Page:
Aim To evaluate the relative role of environmental factors and geographical position (latitude and longitude) in determining species distribution and composition of local assemblages of butterflies and birds.
Location Czech Republic, central Europe.
Methods Canonical correspondence analysis that ordinates species and samples (grid cells in distribution atlases) such that interspecific and intersample differences attributable to environmental factors are maximized. The technique allowed us to test the significance of individual factors, including the geographical ones, by controlling the other factors and accounting for spatial autocorrelation.
Results Altitude and climate (temperature and precipitation) accounted for most variance in the interspecific differences in distribution of both butterflies and birds. The distribution of birds was also strongly affected by the area of water bodies, and less strongly, but still significantly, by the area of meadows and mountain open habitats. Habitat types important for the differences in butterfly distribution were deciduous forests, meadows, swamps and mountain open habitats. Some less common habitat types were important only because of the presence of rare species. Latitude and longitude invariably accounted for a large proportion of total variance, and their effect was highly significant even after controlling for the effect of all other environmental factors.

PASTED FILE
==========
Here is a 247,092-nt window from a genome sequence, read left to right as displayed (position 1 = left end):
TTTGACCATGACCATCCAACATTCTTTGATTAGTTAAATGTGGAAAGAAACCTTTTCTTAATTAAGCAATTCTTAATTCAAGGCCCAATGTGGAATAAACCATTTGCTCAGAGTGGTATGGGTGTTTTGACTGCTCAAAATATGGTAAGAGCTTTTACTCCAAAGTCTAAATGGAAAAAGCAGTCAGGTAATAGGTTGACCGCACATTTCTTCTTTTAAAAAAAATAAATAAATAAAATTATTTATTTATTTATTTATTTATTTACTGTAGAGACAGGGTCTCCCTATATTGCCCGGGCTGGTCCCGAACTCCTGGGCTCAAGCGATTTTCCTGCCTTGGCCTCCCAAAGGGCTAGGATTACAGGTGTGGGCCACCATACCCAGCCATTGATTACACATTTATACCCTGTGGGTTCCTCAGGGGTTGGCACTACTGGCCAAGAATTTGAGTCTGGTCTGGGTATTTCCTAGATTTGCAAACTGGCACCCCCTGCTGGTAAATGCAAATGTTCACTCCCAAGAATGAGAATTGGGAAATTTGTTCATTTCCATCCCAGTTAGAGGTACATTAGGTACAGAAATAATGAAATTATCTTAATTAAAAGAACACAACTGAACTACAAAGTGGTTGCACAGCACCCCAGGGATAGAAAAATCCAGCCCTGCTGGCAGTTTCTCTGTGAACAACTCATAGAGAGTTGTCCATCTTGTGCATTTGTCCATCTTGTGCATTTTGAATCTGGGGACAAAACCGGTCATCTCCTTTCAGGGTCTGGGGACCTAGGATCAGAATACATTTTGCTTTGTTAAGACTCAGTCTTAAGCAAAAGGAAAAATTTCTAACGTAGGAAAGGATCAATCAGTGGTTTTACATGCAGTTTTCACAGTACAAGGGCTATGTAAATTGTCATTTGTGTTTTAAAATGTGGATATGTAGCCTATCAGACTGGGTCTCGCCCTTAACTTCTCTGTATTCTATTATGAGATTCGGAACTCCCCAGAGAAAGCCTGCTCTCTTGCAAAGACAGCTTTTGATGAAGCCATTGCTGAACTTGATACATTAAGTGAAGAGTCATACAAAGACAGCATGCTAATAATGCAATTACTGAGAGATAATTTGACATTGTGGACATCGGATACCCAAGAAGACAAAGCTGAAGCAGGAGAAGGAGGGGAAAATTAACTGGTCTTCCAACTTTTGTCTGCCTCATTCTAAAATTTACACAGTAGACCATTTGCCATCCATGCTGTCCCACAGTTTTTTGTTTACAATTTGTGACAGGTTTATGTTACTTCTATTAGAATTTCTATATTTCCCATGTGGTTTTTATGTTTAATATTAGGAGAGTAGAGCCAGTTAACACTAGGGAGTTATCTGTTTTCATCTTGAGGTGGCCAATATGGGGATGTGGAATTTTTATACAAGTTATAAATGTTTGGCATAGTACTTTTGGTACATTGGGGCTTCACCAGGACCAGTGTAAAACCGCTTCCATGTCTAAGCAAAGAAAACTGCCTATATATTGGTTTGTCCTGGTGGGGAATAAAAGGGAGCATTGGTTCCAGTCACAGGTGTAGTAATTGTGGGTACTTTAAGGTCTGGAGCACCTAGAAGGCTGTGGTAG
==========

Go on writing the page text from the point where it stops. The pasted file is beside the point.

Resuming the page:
Main conclusions Although environmental factors, especially those related to elevation and climate, represent the main determinants of species distribution and composition of local assemblages, the geographical position is very important on this scale of resolution. Understanding distribution patterns, thus, must include not only an understanding of species ecological requirements, but also an understanding of geographical context, which affects structure and dynamics of species’ geographical ranges.